Now We Know Why Consultant Reports Are Long, Wordy, and Just So-So

July 26, 2022

I noted the research findings (allegedly spot on and reproducible) in “Experts Don’t Always Give Better Advice—They Just Give More.”

Here’s the killer statement:

Top performers didn’t write more helpful advice, but they did write more of it, and people in our experiments mistook quantity for quality…

Several observations:

  1. What is “helpful”? Maybe helpful means that the person listening was sufficiently intelligent to pick out the important bits?
  2. Why more output? Maybe more reflects what the individual thinks he she it knows?
  3. Why fiddle with experts in the first place? Maybe when one needs brain surgery, the doctor should have a bit of a track record whether he she it can talk coherently or not?

How about a simple crowd sourced test? Ask a question on Instagram, TikTok, or YouTube. Pick a short answer. Apply it. Let me know how that works out for [a] tattoo removal, [b] investing in NFTs about psychologists, [c] where to purchase contraband via a Telegram group, or [d] working for a dinobaby who wants a person who thinks, is reliable, and has a good attitude.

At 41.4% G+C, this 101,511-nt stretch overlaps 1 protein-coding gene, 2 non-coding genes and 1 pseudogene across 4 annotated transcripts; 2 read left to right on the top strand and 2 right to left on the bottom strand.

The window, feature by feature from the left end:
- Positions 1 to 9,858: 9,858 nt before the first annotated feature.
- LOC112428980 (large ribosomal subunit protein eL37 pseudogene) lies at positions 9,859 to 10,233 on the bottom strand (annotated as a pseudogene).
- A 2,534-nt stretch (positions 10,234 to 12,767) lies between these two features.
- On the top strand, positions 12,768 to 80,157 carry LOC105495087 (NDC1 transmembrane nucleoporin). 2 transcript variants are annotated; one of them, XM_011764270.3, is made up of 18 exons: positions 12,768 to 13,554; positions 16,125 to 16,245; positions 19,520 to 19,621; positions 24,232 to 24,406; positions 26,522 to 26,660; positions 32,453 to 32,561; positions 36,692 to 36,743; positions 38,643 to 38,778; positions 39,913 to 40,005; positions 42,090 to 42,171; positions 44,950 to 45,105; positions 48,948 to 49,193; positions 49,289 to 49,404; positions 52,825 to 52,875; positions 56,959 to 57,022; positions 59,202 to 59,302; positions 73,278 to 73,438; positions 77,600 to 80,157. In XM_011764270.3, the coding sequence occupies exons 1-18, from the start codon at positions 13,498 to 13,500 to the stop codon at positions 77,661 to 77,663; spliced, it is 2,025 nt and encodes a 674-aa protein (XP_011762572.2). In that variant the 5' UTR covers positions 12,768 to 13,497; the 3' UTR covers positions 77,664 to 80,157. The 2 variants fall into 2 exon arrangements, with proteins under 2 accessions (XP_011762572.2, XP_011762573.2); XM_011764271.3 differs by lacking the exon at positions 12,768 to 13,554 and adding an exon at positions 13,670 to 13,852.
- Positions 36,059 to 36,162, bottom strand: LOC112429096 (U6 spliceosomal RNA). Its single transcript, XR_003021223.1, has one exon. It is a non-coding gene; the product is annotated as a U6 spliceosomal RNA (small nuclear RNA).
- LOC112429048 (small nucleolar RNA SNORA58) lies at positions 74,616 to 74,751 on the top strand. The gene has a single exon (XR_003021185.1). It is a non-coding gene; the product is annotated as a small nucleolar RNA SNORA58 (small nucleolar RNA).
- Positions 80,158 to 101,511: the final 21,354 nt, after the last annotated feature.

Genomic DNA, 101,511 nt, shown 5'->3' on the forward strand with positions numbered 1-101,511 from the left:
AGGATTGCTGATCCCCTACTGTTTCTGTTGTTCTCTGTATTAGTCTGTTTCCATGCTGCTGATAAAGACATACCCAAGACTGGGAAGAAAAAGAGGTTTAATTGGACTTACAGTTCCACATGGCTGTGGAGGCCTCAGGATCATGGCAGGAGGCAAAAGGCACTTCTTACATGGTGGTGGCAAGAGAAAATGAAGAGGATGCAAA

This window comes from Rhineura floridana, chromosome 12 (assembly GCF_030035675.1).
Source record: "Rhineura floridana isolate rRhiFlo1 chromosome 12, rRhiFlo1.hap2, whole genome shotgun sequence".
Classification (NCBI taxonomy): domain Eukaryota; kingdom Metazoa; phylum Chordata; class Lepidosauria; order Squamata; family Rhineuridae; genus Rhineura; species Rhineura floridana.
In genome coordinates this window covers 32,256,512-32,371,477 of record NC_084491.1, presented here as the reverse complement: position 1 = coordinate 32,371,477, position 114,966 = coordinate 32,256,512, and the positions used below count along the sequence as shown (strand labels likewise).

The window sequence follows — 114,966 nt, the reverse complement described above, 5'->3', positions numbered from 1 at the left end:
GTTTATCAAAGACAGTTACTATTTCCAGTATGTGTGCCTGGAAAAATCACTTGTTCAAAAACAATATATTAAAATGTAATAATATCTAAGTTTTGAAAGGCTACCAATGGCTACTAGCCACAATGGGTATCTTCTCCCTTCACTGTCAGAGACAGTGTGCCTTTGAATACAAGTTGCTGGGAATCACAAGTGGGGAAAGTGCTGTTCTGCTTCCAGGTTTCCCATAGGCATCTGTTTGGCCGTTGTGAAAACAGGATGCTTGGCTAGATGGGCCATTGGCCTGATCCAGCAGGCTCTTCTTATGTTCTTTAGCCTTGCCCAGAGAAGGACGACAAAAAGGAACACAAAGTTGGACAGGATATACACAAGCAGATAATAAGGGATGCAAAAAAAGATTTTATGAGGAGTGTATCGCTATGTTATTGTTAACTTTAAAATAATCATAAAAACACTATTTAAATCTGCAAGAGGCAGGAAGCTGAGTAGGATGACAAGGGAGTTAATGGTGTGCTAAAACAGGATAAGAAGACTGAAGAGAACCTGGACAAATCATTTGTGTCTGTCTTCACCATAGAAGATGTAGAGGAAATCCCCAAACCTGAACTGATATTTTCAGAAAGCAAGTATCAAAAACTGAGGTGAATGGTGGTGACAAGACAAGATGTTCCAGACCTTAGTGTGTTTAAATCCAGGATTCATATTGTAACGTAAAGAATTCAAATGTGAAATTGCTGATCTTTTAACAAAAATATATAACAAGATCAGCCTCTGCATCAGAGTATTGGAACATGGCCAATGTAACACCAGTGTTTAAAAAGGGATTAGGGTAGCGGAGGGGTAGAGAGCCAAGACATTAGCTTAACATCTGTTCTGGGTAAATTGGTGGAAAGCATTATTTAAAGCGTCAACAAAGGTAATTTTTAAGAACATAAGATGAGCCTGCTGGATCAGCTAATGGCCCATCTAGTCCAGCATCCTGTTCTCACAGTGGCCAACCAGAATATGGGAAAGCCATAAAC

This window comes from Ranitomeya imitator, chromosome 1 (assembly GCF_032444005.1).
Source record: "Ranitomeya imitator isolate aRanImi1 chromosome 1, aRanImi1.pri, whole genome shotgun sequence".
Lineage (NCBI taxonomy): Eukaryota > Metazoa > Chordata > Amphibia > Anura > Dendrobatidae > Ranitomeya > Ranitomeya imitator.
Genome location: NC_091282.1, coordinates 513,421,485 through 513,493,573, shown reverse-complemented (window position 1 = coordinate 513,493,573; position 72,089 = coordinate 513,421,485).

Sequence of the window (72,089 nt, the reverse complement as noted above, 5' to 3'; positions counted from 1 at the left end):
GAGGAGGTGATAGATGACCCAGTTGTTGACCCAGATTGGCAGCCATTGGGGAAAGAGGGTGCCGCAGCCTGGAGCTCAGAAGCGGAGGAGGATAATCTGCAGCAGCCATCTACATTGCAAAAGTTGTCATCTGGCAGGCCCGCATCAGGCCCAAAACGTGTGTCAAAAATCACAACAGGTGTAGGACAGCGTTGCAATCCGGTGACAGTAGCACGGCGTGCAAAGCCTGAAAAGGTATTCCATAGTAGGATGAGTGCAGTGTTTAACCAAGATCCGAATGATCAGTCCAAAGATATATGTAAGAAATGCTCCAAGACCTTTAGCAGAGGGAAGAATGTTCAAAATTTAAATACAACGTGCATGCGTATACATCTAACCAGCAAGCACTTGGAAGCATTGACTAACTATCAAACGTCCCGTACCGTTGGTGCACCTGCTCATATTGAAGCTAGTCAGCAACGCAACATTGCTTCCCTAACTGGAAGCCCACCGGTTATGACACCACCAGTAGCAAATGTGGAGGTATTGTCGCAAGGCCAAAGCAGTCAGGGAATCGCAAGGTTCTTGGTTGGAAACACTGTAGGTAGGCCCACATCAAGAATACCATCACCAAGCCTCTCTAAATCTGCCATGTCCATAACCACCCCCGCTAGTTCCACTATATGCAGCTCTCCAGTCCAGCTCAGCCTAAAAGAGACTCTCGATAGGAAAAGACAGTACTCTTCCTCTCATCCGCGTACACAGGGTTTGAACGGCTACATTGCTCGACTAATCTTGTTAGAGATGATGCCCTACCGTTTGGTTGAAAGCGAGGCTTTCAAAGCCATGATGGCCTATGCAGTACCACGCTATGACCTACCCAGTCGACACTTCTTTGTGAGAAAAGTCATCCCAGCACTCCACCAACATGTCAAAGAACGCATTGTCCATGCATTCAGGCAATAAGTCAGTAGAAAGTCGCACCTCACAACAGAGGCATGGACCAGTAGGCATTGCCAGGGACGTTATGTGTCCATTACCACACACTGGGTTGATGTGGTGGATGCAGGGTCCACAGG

Not appealing? Okay, just guess like many MBAs working in high-tech market sectors or blue-chip consulting firms.

Stephen E Arnold, July 26, 2022


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